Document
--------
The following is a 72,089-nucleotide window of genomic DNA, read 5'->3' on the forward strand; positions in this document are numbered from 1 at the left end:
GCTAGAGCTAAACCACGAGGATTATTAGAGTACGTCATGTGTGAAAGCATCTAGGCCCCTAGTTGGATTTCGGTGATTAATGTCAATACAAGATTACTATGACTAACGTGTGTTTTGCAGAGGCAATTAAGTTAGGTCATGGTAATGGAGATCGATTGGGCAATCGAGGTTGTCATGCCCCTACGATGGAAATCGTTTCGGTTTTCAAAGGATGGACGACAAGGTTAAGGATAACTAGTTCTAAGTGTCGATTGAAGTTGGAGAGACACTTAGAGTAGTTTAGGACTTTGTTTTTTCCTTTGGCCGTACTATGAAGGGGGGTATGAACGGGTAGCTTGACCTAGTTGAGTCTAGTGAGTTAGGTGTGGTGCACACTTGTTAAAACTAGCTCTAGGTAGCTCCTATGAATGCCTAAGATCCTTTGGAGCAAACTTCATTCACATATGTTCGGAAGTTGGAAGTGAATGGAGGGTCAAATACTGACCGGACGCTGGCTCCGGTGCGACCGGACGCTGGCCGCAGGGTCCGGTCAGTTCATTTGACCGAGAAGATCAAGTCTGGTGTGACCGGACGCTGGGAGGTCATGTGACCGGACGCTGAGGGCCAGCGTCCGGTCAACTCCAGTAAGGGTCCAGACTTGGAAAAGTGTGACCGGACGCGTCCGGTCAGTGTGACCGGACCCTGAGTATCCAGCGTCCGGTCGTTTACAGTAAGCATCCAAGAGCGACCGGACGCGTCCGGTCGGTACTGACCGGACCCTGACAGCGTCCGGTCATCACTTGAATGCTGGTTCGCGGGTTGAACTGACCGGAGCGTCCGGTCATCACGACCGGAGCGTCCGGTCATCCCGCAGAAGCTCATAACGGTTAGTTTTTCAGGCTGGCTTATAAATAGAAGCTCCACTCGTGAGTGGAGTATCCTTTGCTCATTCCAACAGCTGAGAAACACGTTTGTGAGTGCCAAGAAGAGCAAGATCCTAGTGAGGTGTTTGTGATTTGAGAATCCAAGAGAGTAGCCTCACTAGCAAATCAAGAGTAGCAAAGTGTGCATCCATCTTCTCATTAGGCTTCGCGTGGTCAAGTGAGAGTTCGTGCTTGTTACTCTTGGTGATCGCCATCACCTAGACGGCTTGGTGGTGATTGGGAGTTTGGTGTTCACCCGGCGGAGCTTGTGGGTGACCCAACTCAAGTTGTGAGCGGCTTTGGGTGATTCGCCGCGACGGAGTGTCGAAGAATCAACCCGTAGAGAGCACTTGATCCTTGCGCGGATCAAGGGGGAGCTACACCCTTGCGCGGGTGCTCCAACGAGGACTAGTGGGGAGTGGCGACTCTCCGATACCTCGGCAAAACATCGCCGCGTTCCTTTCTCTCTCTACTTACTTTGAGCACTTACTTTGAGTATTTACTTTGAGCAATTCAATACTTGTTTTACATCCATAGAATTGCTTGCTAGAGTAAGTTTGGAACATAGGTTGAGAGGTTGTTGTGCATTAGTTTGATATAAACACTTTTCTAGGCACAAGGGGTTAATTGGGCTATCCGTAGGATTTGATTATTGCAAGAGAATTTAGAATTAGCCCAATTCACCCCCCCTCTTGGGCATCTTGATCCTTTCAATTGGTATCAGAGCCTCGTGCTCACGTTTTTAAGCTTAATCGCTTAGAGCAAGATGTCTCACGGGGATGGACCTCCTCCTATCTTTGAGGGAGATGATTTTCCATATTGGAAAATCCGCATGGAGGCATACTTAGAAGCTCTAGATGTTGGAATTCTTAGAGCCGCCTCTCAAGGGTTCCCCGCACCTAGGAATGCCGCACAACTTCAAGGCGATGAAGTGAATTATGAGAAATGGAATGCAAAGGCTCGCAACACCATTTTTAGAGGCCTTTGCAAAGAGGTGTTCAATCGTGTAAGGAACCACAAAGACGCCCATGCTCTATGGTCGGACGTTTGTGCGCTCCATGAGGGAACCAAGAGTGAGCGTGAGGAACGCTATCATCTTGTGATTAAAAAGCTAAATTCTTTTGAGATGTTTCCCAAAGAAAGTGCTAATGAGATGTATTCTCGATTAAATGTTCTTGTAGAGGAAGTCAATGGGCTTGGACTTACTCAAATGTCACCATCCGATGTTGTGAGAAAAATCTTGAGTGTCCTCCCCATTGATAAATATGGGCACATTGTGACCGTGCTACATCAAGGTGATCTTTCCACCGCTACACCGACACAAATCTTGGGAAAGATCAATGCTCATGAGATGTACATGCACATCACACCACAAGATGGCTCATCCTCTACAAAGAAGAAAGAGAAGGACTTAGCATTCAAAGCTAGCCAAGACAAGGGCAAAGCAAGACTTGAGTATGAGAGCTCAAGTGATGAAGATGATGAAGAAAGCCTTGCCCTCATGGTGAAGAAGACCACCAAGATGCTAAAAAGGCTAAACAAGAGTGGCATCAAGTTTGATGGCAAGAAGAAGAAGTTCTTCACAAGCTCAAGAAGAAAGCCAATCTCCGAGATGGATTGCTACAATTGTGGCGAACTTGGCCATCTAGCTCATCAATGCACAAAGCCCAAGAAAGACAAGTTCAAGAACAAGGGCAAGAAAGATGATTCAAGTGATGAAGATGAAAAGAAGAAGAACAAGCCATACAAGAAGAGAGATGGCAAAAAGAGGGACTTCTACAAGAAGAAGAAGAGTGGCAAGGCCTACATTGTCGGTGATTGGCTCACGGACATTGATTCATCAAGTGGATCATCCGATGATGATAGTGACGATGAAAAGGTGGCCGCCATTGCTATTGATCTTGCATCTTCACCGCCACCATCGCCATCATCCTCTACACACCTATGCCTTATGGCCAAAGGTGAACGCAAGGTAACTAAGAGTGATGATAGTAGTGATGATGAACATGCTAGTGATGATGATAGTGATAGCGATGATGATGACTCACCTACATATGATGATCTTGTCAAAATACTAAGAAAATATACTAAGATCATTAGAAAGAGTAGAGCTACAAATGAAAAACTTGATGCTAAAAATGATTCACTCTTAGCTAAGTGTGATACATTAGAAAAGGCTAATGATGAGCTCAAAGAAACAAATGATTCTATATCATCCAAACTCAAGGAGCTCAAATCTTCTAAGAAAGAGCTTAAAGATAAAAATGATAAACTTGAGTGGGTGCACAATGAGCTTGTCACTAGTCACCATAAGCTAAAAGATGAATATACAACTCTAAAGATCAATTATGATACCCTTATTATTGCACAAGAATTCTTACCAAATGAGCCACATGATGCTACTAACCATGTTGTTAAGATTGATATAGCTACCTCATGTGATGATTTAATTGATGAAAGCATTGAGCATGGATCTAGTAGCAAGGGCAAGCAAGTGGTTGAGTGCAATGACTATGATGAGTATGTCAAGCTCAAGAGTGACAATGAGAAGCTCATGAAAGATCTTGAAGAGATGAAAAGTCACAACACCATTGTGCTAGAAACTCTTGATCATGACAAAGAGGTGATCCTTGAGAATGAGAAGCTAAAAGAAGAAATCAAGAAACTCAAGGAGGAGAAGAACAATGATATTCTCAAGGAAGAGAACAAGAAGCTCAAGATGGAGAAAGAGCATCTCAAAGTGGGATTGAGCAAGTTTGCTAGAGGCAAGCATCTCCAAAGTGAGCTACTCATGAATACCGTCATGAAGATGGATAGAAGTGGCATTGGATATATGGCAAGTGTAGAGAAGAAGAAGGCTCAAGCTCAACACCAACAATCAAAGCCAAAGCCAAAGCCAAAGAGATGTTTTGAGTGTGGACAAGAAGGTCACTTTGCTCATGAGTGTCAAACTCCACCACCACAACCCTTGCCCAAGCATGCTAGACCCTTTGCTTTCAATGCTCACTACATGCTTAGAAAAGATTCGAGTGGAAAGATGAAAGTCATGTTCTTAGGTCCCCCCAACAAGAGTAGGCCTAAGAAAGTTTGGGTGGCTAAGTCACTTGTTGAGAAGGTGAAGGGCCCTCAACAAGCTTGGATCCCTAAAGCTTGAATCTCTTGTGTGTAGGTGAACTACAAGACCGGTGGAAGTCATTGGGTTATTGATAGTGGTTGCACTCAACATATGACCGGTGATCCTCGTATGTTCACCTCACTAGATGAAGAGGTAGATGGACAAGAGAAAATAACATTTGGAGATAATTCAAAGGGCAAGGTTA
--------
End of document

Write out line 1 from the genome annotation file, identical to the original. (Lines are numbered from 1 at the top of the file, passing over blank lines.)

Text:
The following is a 72,089-nucleotide window of genomic DNA, read 5'->3' on the forward strand; positions in this document are numbered from 1 at the left end: